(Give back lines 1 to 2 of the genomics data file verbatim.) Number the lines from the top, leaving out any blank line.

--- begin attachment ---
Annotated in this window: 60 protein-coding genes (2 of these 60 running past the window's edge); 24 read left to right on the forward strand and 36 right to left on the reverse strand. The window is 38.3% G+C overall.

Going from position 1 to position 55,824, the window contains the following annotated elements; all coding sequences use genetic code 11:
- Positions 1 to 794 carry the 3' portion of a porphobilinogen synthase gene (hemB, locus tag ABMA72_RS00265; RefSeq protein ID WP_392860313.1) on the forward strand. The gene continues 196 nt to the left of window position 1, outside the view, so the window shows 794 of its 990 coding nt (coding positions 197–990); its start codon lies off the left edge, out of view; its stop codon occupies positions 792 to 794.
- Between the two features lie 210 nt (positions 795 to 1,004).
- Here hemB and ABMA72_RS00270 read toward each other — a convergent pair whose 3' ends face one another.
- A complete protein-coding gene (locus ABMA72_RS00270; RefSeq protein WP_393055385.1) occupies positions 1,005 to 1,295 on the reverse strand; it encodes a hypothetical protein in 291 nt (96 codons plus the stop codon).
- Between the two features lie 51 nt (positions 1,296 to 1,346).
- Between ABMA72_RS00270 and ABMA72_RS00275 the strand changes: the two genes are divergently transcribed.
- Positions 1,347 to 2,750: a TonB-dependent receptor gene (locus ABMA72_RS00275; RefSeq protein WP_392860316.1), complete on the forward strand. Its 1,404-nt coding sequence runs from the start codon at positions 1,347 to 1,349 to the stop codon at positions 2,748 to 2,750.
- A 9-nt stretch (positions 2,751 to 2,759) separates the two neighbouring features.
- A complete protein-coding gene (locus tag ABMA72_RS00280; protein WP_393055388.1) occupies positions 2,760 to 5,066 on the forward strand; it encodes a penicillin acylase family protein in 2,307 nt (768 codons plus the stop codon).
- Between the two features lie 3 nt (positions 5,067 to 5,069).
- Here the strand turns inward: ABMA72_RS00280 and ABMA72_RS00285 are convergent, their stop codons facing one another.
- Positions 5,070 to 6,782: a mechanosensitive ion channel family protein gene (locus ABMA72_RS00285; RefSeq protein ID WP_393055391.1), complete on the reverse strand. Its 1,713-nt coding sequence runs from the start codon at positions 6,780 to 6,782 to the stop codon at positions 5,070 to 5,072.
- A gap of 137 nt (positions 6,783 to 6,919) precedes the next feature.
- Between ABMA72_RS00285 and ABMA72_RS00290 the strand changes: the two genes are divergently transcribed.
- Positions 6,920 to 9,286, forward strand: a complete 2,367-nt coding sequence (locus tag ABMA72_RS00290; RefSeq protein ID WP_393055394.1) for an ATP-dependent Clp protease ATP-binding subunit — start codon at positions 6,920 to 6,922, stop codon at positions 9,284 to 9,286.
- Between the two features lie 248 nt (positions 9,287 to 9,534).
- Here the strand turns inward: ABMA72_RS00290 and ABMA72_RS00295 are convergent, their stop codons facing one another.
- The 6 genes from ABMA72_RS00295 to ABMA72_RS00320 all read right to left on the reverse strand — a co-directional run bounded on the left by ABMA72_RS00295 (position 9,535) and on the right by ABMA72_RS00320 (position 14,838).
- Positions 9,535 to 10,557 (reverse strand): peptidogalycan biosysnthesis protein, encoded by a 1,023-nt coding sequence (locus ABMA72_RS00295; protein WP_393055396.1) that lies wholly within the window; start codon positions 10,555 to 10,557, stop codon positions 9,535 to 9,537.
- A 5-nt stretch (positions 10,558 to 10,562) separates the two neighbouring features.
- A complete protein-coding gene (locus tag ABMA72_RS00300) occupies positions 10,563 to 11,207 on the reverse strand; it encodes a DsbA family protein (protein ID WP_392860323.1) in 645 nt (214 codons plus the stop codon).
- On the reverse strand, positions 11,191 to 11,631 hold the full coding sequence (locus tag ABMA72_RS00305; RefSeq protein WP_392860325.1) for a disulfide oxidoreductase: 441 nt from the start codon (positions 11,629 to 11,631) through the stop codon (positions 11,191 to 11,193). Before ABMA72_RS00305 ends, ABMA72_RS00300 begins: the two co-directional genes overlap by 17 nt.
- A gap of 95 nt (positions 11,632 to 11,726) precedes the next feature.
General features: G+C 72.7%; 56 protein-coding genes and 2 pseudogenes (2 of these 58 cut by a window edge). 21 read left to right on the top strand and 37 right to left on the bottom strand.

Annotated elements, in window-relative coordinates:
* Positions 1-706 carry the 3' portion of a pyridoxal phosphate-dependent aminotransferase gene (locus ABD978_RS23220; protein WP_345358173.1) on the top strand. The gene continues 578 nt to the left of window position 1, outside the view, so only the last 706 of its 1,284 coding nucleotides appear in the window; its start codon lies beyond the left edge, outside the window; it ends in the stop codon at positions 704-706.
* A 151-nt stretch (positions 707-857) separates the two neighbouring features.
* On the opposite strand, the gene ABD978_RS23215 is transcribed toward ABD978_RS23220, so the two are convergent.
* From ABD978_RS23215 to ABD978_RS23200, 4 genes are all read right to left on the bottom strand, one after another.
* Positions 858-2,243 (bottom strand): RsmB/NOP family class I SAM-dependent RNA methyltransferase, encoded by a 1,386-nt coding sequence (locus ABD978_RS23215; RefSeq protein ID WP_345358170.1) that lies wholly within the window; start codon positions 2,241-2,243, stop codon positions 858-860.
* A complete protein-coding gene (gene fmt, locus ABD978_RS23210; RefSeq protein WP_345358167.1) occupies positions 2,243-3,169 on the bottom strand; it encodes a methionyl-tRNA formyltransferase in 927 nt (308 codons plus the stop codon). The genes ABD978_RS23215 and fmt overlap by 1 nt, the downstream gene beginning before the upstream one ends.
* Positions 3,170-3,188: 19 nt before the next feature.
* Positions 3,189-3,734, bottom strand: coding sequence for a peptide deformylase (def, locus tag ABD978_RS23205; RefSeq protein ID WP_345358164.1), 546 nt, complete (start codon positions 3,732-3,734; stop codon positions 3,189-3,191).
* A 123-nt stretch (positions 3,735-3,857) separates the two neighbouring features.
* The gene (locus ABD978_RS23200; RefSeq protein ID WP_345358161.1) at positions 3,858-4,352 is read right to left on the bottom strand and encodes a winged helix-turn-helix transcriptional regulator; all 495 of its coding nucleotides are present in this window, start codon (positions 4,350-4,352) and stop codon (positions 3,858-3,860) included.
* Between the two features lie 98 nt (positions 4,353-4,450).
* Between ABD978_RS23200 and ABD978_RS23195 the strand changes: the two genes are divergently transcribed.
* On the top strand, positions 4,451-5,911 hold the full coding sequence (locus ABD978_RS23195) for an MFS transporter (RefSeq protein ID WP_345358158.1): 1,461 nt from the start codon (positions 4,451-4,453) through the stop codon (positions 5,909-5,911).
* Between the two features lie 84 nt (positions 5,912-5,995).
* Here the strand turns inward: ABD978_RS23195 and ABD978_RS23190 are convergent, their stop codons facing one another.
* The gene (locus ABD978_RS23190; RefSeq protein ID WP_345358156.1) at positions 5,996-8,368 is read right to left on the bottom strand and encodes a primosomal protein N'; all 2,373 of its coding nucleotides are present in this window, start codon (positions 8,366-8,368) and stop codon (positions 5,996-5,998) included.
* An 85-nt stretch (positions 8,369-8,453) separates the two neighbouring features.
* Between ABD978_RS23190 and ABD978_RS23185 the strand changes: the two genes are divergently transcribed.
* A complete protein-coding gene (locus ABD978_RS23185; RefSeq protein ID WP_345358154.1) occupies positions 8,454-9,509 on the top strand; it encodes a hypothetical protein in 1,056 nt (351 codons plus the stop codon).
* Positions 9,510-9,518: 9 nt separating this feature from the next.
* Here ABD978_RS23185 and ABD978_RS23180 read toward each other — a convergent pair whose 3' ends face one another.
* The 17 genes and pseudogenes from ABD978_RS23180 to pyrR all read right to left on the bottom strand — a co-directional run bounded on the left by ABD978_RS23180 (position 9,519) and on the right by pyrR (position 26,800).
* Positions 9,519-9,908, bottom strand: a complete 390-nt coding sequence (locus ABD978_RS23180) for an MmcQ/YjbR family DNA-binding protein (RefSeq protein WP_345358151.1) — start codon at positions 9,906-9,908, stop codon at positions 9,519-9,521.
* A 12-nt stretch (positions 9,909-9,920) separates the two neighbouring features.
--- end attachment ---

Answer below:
Annotated in this window: 60 protein-coding genes (2 of these 60 running past the window's edge); 24 read left to right on the forward strand and 36 right to left on the reverse strand. The window is 38.3% G+C overall.

Going from position 1 to position 55,824, the window contains the following annotated elements; all coding sequences use genetic code 11: